By: Fr. John Vlahos
While I was studying at the Seminary, it struck me that half of my friends had participated in Halloween throughout their childhood. They looked at Halloween as the one day of the year where they dress up in their favorite costumes and embark on a candy-gathering adventure throughout their neighborhoods. The other half of my friends had never went trick or treating because their parents would not allow it. They felt that no matter how universal and supposedly harmless Halloween appeared, it has unholy and dark origins and should therefore be avoided.
Ultimately, I believe that to what extent someone participates in Halloween should be determined in consultation with one’s parents and their parish priest.
If one were to participate in Halloween, caution should be used to not trivialize and play down the serious reality of the devil, demons and evil. Throughout the bible, Jesus confronted demons and those who were workers of iniquity. In fact, whenever Jesus appeared the demons would cry out: Why are you here? Why are you ruining things for us? Why are you tormenting us before our time? As the Truth and the Light, Christ is always victorious over all evil and darkness.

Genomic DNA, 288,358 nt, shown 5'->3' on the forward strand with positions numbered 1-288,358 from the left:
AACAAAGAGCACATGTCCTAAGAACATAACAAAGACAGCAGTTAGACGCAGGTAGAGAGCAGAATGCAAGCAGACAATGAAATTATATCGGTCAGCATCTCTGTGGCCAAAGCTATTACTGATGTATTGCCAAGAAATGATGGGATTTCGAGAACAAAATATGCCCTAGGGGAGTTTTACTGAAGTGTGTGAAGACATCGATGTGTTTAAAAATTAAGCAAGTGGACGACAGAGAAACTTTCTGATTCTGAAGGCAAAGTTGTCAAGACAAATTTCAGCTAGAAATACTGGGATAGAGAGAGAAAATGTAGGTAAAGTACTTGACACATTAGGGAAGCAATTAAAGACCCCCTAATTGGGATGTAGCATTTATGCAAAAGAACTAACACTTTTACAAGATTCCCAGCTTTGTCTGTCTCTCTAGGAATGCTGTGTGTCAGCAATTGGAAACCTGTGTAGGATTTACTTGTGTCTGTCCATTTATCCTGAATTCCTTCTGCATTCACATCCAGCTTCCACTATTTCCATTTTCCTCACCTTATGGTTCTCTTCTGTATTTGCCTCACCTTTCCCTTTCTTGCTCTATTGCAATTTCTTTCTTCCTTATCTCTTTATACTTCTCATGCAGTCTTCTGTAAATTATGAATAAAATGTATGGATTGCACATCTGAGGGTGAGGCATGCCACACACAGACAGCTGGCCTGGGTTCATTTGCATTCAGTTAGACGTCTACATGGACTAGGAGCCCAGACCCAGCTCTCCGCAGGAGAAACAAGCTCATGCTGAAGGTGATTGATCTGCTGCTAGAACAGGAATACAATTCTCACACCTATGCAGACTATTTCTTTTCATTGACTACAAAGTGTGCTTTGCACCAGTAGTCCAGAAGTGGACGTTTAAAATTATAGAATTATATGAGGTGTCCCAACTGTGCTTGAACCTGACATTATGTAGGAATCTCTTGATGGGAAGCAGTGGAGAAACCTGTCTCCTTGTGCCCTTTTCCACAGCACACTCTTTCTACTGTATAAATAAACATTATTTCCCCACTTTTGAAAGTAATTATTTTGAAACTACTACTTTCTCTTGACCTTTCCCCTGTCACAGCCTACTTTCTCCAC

Thus, costumes that lend themselves towards wickedness and darkness such as witches, demons, mummies, monsters and the like should be avoided. We are to in no way align ourselves with the powers of evil and sin.
Costumes that promote a more wholesome and joyful feel like angels, saints, princesses, superheroes and cartoon characters are much more appropriate. The challenge is to use our God-given creativity and celebrate both the light and life He brought into this world and His victory over evil!
Youth groups within our parishes can create a wide variety of wholesome parties for our children. For those parents that accompany and supervise their children as they canvass the neighborhood, they can perhaps have their children add “God bless you” to their thanks for treats. Faith-filled joy and not fear should permeate all that we do as Christians.
Fr. John is the Proistamenos of Holy Resurrection Greek Orthodox Church in Brookville, New York